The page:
Amp-making a passion for Waterloo musician - Republic-Times | News

Amp-making a passion for Waterloo musician

By on April 18, 2018 at 2:28 pm

Pictured is Scott Kuhnert of Longbeard Amplification in Waterloo with his Boss Tom amp and several guitars. (Sean McGowan photo)

Not only does Waterloo musician Scott Kuhnert supply “Southern Illinois hillbilly sounds” as lead singer of The Coal Jimmys, he also helps other artists achieve a greater sound quality through a unique side project.

Kuhnert, 52, started Longbeard Amplification out of his home in 2015. 

With a background as an office products repairman, Kuhnert began modifying affordable silverface Fender amps for his own use, as the vintage products were out of his price range.

“I kind of got into this by accident,” he said of turning it into a business. “I had always, since I was a teen, done this as a hobby.”

Waterloo native David Anderson of Tritone Guitars in St. Louis put on a Tritone Expo several years ago highlighting area instrument manufacturers. Knowing Kuhnert designed his own amps, Anderson asked him to bring one to the event.

“I explained to him that I wasn’t in the business, and he said, ‘Well, maybe you ought to be.’ So I went and it turned out a lot of guys playing through the amps liked them,” he said. “I remember thinking, ‘This wasn’t what I expected, but I guess I need to learn how to open a business now.”

The business, named for Kuhnert’s love of turkey hunting, has sold about 25 amps over the years, with his main customers being from the St. Louis area. One such customer is Larry Rosenhoffer of local country rock band The Trophy Mules.

“I’m all about my passions. My problem is I always have too many,” Kuhnert expressed. “Turkey hunting is one of them.”

In keeping with the turkey theme, Kuhnert named his most popular amp the Lil’ Jake after a young male turkey. The Boss Tom is named after a big Thanksgiving Turkey and is going for $2,099.

Selling for $1,600, the Lil’ Jake was inspired by the Fender Princeton Reverb amp. Kuhnert said he and Anderson frequently hung out in the past and had a conversation one day about the Princeton being the best option for any style of music.

“We said the Princeton was the best except that it was a little underpowered. So there were things that could be improved and I set out to do that,” Kuhnert recalled.

With some circuitry changes and adjustments to the power, the Lil’ Jake was born. The amp helped Kuhnert’s business win the Made in St. Louis Tone Poll conducted by Tritone Guitars in  February.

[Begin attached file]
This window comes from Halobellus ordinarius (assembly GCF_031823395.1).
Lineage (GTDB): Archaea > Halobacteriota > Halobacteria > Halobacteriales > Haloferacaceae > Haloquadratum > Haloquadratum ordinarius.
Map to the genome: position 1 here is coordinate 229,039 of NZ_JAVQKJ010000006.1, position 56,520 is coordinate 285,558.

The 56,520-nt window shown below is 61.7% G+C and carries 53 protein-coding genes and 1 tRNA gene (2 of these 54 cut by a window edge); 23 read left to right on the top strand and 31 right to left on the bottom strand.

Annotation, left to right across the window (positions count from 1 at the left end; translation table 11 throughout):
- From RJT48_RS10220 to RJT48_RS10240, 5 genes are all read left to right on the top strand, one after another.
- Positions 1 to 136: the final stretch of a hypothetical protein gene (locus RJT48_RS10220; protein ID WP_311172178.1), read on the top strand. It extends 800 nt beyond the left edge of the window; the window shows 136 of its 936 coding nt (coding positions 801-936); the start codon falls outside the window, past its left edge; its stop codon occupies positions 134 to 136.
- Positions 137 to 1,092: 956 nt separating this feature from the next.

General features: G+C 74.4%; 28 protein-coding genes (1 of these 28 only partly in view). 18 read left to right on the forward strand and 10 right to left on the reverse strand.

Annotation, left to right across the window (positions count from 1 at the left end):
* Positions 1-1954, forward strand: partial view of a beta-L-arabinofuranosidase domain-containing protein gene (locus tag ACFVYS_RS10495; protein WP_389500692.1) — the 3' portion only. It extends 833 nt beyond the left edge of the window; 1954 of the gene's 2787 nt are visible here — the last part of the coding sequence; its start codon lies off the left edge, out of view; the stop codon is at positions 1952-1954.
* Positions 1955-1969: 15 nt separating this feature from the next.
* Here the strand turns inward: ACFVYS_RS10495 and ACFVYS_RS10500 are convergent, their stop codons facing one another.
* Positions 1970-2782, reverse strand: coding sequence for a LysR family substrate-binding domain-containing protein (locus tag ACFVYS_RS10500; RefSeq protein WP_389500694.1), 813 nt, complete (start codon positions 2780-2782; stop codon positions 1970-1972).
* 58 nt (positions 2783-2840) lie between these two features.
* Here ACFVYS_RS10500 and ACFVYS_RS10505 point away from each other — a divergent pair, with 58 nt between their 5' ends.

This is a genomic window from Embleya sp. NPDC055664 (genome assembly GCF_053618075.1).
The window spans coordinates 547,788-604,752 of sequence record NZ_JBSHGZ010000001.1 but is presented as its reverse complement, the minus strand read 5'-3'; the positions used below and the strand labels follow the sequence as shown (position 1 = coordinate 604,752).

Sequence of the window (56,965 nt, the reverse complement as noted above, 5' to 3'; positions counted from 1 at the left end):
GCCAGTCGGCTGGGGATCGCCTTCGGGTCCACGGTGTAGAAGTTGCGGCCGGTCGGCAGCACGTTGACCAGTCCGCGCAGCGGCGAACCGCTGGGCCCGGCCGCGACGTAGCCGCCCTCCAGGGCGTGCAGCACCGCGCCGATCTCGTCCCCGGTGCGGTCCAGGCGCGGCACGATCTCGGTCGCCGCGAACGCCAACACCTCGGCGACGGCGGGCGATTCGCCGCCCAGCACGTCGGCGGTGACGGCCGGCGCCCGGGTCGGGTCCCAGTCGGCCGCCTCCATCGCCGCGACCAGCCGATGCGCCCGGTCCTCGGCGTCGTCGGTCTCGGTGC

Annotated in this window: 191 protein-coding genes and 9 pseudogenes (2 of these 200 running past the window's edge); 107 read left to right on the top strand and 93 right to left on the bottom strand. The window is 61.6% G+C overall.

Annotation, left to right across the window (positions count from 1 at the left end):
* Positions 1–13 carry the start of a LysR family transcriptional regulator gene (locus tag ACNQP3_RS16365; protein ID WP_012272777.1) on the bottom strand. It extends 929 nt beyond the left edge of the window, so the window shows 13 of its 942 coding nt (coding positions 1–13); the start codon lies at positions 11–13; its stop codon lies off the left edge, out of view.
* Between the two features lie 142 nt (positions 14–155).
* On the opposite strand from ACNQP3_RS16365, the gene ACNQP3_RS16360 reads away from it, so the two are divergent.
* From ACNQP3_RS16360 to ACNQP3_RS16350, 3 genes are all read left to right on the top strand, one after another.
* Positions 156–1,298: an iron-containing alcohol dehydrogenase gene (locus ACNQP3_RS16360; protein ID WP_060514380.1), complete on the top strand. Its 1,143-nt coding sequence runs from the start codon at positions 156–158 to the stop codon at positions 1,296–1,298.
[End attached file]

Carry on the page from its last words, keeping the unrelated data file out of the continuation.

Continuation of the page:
“It was neat,” he said of the recognition. “It was a kind of verification that someone else likes what I’m doing,” Kuhnert said.

To design his amps, Kuhnert said he starts with a chassis and does the soldering by hand. His cabinets come from Greg Hopkins of Vintage-Amp Restoration in St. Louis. His face plates are also locally made.

Additionally, he installs Weber speakers out of Indiana, referring to the parts he uses as “top quality.”

“My thing is, I hate repairs. So I want to make an amp that I never get back in the shop unless it needs new tubes,” he said. “I try to overbuild the amp to where if somebody abuses them, they’ll still work.”

Based off a classic Fender design, Kuhnert includes modifications he said improves the tone of the amp. These vary from putting in soul switches to increase sensitivity to adding a dwell control to adjust the reverb settings.

“The problem with the reverb is it’s all or nothing,” Kuhnert explained.

Last year, Kuhnert showcased his amps at the National Association of Music Merchants in Anaheim, Calif., where famous musicians such as blind country guitarist Johnny Hiland and country artist Brent Mason played through Longbeards.

“You’re a little starstruck as a guitar player, but once you start talking gear, you’re just a guitar player talking about gear,” he said of his interactions with the national artists.

While he hasn’t yet sold to anyone famous, Kuhnert said he is in talks with some folks who “have been signed to good recording contracts.”

“It builds every year,” Kuhnert said of the business. “It’s something where I’ll be able to devote full-time to playing music and building amps when I retire (as a school counselor at Hazelwood School District in St. Louis).”

Kuhnert said amps are made to order and customers should leave eight weeks for delivery. For more information or to place an order, go to longbeardamps.com.

Sean McGowan

Sean is a die-hard Cubs fan, despite the relentless peer pressure coming from the rest of the Republic-Times staff. He and his wife, Jacqui, have been married for two years. Originally from the west suburbs of Chicago, Sean and his wife moved down to Normal to attend Illinois State University and stayed central Illinois residents for the past four years. email:sean@republictimes.net